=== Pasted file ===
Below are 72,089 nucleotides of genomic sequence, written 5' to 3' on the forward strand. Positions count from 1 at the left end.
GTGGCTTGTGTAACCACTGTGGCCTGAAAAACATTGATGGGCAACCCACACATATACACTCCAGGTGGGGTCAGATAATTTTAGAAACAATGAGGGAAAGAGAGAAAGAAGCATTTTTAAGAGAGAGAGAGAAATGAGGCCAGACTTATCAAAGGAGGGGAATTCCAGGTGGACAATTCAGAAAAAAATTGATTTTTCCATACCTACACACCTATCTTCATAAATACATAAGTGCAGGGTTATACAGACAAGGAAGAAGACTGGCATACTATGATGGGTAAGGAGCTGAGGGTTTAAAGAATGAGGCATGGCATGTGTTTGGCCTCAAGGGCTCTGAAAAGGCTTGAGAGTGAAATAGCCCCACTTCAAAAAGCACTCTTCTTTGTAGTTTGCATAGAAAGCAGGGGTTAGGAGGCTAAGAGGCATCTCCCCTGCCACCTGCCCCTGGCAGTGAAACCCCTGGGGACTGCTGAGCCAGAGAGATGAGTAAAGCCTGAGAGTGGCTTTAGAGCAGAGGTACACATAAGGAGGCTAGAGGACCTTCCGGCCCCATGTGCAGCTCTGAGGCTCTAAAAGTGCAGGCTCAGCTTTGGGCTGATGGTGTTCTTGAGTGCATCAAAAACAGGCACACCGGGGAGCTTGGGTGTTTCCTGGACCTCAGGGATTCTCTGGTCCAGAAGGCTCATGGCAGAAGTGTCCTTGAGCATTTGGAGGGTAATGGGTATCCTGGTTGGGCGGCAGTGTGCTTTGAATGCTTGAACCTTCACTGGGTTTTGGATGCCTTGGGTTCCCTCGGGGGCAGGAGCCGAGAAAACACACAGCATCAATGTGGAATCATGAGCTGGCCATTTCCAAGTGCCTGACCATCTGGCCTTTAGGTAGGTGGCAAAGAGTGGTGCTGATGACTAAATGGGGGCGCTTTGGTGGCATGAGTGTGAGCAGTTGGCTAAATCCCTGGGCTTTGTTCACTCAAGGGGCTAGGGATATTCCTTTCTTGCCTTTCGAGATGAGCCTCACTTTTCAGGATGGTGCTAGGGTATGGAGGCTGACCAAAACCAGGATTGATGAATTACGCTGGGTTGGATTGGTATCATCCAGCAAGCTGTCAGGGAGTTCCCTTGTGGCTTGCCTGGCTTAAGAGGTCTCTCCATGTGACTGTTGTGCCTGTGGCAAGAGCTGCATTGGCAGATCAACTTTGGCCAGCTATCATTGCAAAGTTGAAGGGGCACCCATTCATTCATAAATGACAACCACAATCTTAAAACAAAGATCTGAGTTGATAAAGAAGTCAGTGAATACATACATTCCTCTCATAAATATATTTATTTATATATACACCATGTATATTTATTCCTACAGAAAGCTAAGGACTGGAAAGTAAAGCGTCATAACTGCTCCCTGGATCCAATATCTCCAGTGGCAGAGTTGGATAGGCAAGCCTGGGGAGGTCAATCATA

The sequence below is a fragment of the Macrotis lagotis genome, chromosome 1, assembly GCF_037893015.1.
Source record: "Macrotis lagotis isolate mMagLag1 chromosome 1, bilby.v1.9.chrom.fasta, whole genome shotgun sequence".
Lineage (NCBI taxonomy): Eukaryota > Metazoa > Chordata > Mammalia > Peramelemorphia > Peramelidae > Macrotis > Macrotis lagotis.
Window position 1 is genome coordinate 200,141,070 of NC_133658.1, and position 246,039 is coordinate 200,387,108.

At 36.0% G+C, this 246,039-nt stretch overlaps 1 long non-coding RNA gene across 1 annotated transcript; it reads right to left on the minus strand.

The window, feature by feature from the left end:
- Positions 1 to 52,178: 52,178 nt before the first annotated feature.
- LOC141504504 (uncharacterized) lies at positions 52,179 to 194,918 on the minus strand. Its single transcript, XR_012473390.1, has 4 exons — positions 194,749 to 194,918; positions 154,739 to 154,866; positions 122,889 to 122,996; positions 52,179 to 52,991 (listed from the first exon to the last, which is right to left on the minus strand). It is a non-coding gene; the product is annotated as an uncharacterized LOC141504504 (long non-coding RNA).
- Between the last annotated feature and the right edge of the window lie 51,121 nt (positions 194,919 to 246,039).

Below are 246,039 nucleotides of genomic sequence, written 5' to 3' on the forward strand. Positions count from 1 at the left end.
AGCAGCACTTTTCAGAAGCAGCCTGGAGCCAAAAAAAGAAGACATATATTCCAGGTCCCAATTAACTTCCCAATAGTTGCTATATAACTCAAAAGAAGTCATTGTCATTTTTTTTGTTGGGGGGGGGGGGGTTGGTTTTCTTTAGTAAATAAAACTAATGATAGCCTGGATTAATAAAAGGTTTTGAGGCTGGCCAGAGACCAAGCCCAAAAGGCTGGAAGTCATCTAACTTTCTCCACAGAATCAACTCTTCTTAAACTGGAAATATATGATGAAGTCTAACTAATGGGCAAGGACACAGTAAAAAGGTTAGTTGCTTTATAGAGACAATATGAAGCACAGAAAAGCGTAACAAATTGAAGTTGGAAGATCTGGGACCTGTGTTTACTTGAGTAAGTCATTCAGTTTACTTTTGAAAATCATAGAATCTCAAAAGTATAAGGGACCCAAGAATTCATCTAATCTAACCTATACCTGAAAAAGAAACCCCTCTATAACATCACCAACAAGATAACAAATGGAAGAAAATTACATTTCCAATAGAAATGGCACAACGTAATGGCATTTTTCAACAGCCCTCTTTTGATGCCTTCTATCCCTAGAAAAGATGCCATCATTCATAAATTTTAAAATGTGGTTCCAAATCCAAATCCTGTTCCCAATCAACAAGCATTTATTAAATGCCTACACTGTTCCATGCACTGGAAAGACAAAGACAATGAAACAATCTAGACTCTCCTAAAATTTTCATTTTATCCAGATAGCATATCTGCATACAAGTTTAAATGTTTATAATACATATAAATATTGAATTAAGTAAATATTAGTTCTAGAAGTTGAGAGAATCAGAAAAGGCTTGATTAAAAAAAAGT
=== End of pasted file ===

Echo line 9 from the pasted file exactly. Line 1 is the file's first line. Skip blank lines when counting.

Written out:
- Positions 1 to 52,178: 52,178 nt before the first annotated feature.